mary May 23, 2019 at 2:56 pm
A long time friend, upon hearing of my husbands death, called me and said she was sorry but there wasn’t anything to do to help me. Oh and by the way, we are going to a cruise, so we won’t be able to be there, but we’ll be thinking about you
J July 12, 2022 at 5:43 pm
Mary, at least they didn’t ask you to get their mail while they were gone. People are just horrible when it comes to empathy!
Linda May 23, 2019 at 10:12 am
A pastor of one of the largest churches in my town said my 3 year old daughter (killed in a rollover in which I was the driver and was later sued by her father for her death) might have grown up to be a prostitute or on drugs, and that was why she was killed. He then went on to say I could choose to be ‘bitter or better.’ Comments from others here show me how truly depraved we are as a society to comfort one another in their time of grief. Horrifying!
LuluPot May 25, 2019 at 7:34 am
Virginia S. Wood May 23, 2019 at 8:58 am
I know this is an old conversation, but I only just found it so forgive me.
The two worst comments I had, my husband was actually still alive! One of his friends, within earshot of my Jody’s hospice bed, asked if I was going to sell his pickup truck and, if so, could he buy it? How much would I want for it? &c.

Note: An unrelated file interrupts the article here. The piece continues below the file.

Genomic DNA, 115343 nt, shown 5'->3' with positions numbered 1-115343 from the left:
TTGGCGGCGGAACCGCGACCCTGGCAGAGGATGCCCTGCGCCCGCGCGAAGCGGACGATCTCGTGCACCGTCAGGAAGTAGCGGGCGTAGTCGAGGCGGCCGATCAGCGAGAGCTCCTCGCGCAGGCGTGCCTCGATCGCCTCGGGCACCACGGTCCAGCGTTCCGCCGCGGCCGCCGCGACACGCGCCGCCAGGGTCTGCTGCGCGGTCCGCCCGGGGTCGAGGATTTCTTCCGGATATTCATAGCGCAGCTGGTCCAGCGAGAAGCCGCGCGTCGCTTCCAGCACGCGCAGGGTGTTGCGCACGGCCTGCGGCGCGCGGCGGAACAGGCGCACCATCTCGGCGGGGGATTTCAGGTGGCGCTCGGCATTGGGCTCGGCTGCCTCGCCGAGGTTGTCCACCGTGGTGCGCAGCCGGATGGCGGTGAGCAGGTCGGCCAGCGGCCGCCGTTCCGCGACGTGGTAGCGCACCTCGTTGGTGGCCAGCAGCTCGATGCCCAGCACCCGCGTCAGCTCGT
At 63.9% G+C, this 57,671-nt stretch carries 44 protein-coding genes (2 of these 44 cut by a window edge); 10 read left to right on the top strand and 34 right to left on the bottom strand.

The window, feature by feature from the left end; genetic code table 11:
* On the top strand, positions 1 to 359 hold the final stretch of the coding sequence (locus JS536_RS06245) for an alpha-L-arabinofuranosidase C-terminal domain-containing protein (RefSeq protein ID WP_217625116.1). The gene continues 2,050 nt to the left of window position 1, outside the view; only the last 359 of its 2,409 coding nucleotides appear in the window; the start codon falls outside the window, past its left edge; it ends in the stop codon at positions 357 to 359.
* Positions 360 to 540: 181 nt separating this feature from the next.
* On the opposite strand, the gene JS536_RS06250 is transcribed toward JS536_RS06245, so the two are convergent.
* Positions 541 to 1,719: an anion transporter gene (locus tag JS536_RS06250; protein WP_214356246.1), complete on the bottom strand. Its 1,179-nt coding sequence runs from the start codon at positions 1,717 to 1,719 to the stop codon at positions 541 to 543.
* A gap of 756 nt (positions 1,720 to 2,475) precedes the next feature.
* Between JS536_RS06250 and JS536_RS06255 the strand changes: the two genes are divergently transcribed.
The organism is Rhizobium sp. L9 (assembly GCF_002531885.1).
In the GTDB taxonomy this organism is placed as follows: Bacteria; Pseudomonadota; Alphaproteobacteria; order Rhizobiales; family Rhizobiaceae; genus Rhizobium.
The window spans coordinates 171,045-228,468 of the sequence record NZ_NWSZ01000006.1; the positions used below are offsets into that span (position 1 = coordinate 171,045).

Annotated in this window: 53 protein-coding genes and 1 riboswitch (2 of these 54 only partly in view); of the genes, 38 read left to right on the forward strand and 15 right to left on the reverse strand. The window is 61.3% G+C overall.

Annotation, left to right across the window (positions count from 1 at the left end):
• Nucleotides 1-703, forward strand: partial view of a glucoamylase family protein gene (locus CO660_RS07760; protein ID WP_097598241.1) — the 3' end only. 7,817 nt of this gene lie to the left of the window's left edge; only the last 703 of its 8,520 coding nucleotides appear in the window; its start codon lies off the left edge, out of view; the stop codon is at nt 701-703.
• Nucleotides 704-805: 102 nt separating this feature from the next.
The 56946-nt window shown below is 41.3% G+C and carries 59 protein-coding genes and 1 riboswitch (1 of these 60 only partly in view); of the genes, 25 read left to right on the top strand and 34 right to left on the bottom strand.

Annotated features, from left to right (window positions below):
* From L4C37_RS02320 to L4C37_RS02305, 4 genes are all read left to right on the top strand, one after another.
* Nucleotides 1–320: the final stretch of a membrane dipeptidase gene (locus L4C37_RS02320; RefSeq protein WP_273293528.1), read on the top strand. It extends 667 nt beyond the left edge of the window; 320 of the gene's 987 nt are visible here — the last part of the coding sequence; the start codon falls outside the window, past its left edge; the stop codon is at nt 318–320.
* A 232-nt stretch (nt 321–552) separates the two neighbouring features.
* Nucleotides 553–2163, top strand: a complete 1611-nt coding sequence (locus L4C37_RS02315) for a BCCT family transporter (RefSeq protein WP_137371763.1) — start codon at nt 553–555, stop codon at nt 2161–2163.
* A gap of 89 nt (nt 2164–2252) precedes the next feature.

Another (or maybe it was the same guy–it’s all so blurred together now) said I should go on a cruise, “make some new friends.” I was so gobsmacked by that one that all I could think was, how do you make friends with people you will never see again because you’re from all over the dang country?? My husband was not dead yet on that occasion, either, but was within a week or 10 days of it, still conscious and (sometimes) lucid, still needing his friends. And they’re not only already moving on in their own heads, but encouraging me to!
Five years later, I’m still driving the truck. I would drive it into the ground before I let that guy have it.
Denise Foust Brown May 23, 2019 at 8:42 am
My husband passed January 3,2019 suddenly two days before my 64th Birthday. I had a friend tell me”It’s been 5 months!” We have no children and I am alone. I went to his service alone which by the way was awful. I came home alone to a dark and empty house.I was never consulted on anything. Was asked to stand and be happy and sing “When the Saints Come Marching In”. Would never have agreed to that. It was the worst experience. I have stayed in this house alone. No one has stayed with me. I am very lonely and I miss him everyday. This is the hardest thing I have ever had to endure.
One woman who I thought was a friend told me just last week who lost her husband to a long illness to just”suck it up” when I asked her how to get through this. At least she had time to prepare and say goodbye. I didn’t get that opportunity. I watched him pass in operating room after being taken off the ventilator. He was a donor. Other “friends” don’t even acknowledge his passing when I run into them. That hurts and I feel they disrespect my husband and me. He was a kind and giving man and I miss him every second.